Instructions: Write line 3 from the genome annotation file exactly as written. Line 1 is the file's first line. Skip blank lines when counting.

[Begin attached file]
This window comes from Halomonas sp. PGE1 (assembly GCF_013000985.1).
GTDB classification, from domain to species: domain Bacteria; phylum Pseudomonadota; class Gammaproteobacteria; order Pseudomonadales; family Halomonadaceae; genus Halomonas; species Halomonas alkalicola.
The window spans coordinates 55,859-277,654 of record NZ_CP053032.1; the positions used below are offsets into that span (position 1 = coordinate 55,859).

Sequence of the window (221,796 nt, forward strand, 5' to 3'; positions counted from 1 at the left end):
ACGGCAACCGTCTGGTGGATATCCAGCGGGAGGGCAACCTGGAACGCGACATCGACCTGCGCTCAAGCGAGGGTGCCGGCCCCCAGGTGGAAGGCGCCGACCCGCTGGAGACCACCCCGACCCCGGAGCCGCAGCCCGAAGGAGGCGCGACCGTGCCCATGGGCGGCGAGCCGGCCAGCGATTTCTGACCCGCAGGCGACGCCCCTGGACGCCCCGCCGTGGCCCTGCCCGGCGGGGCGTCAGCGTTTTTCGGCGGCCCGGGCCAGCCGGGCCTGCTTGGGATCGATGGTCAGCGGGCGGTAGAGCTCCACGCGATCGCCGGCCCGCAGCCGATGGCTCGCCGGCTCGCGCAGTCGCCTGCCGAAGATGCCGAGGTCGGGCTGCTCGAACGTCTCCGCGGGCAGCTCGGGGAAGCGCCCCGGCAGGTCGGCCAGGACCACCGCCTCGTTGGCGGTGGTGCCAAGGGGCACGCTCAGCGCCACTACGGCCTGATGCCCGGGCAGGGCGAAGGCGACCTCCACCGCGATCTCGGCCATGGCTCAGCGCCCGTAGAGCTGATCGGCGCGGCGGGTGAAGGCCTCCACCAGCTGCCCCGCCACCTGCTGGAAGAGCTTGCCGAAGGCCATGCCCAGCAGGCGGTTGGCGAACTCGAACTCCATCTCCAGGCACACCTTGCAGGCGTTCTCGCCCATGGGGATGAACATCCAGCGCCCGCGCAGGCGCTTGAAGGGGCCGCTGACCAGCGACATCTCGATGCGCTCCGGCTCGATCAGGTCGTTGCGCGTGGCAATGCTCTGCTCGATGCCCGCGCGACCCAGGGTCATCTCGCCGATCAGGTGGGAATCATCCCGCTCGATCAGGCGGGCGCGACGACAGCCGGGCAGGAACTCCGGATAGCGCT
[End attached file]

The window spans coordinates 55,859-277,654 of record NZ_CP053032.1; the positions used below are offsets into that span (position 1 = coordinate 55,859).